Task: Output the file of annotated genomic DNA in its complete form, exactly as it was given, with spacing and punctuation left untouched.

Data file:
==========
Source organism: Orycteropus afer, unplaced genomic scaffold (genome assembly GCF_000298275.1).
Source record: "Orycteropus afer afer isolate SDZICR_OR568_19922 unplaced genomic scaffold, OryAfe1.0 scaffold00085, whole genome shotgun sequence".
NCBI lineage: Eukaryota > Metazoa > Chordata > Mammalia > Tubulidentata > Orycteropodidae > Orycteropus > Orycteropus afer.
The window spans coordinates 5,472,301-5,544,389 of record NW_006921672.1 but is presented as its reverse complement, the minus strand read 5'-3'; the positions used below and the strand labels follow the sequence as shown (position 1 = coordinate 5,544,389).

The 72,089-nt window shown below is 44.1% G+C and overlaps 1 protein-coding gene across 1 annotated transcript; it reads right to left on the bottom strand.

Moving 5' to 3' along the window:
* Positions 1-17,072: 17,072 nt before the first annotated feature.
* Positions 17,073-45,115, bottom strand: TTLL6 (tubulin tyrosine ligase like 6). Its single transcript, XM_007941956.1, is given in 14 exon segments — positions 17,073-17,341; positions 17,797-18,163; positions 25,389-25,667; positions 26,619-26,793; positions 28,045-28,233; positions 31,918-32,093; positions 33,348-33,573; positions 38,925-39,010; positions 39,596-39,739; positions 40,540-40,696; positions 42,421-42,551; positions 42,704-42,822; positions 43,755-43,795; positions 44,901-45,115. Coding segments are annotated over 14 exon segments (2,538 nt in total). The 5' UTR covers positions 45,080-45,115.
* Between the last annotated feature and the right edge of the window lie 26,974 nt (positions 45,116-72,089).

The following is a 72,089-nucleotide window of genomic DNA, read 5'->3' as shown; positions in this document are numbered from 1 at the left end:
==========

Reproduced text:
Source organism: Orycteropus afer, unplaced genomic scaffold (genome assembly GCF_000298275.1).
Source record: "Orycteropus afer afer isolate SDZICR_OR568_19922 unplaced genomic scaffold, OryAfe1.0 scaffold00085, whole genome shotgun sequence".
NCBI lineage: Eukaryota > Metazoa > Chordata > Mammalia > Tubulidentata > Orycteropodidae > Orycteropus > Orycteropus afer.
The window spans coordinates 5,472,301-5,544,389 of record NW_006921672.1 but is presented as its reverse complement, the minus strand read 5'-3'; the positions used below and the strand labels follow the sequence as shown (position 1 = coordinate 5,544,389).

The 72,089-nt window shown below is 44.1% G+C and overlaps 1 protein-coding gene across 1 annotated transcript; it reads right to left on the bottom strand.

Moving 5' to 3' along the window:
* Positions 1-17,072: 17,072 nt before the first annotated feature.
* Positions 17,073-45,115, bottom strand: TTLL6 (tubulin tyrosine ligase like 6). Its single transcript, XM_007941956.1, is given in 14 exon segments — positions 17,073-17,341; positions 17,797-18,163; positions 25,389-25,667; positions 26,619-26,793; positions 28,045-28,233; positions 31,918-32,093; positions 33,348-33,573; positions 38,925-39,010; positions 39,596-39,739; positions 40,540-40,696; positions 42,421-42,551; positions 42,704-42,822; positions 43,755-43,795; positions 44,901-45,115. Coding segments are annotated over 14 exon segments (2,538 nt in total). The 5' UTR covers positions 45,080-45,115.
* Between the last annotated feature and the right edge of the window lie 26,974 nt (positions 45,116-72,089).

The following is a 72,089-nucleotide window of genomic DNA, read 5'->3' as shown; positions in this document are numbered from 1 at the left end: